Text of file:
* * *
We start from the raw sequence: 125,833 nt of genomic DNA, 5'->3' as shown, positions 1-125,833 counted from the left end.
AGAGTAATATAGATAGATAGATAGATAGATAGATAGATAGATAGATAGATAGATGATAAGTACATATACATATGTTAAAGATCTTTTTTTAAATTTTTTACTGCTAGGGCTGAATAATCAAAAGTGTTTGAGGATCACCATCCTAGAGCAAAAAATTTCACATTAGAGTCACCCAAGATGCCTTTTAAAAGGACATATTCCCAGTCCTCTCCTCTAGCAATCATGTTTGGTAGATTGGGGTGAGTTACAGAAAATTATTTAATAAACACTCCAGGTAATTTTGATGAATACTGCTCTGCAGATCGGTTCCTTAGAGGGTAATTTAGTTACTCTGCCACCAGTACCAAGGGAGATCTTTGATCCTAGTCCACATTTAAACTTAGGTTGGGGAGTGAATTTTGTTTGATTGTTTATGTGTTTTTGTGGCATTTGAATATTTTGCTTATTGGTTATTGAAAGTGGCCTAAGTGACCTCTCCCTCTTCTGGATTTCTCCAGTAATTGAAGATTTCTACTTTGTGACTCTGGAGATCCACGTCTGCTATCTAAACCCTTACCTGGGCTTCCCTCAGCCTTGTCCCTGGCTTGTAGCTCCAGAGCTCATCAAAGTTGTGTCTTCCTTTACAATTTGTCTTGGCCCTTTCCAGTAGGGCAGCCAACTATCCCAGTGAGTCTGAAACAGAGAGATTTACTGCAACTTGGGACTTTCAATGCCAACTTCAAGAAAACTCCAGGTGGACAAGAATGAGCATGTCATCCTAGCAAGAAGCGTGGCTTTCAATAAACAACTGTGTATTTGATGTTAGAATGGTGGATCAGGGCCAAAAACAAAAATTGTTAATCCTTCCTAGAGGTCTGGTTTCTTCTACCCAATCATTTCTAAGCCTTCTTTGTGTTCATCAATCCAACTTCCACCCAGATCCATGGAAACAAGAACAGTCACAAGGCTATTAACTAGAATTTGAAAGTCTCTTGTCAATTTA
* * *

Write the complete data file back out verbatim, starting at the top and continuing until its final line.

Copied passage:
We start from the raw sequence: 125,833 nt of genomic DNA, 5'->3' as shown, positions 1-125,833 counted from the left end.
AGAGTAATATAGATAGATAGATAGATAGATAGATAGATAGATAGATAGATAGATGATAAGTACATATACATATGTTAAAGATCTTTTTTTAAATTTTTTACTGCTAGGGCTGAATAATCAAAAGTGTTTGAGGATCACCATCCTAGAGCAAAAAATTTCACATTAGAGTCACCCAAGATGCCTTTTAAAAGGACATATTCCCAGTCCTCTCCTCTAGCAATCATGTTTGGTAGATTGGGGTGAGTTACAGAAAATTATTTAATAAACACTCCAGGTAATTTTGATGAATACTGCTCTGCAGATCGGTTCCTTAGAGGGTAATTTAGTTACTCTGCCACCAGTACCAAGGGAGATCTTTGATCCTAGTCCACATTTAAACTTAGGTTGGGGAGTGAATTTTGTTTGATTGTTTATGTGTTTTTGTGGCATTTGAATATTTTGCTTATTGGTTATTGAAAGTGGCCTAAGTGACCTCTCCCTCTTCTGGATTTCTCCAGTAATTGAAGATTTCTACTTTGTGACTCTGGAGATCCACGTCTGCTATCTAAACCCTTACCTGGGCTTCCCTCAGCCTTGTCCCTGGCTTGTAGCTCCAGAGCTCATCAAAGTTGTGTCTTCCTTTACAATTTGTCTTGGCCCTTTCCAGTAGGGCAGCCAACTATCCCAGTGAGTCTGAAACAGAGAGATTTACTGCAACTTGGGACTTTCAATGCCAACTTCAAGAAAACTCCAGGTGGACAAGAATGAGCATGTCATCCTAGCAAGAAGCGTGGCTTTCAATAAACAACTGTGTATTTGATGTTAGAATGGTGGATCAGGGCCAAAAACAAAAATTGTTAATCCTTCCTAGAGGTCTGGTTTCTTCTACCCAATCATTTCTAAGCCTTCTTTGTGTTCATCAATCCAACTTCCACCCAGATCCATGGAAACAAGAACAGTCACAAGGCTATTAACTAGAATTTGAAAGTCTCTTGTCAATTTA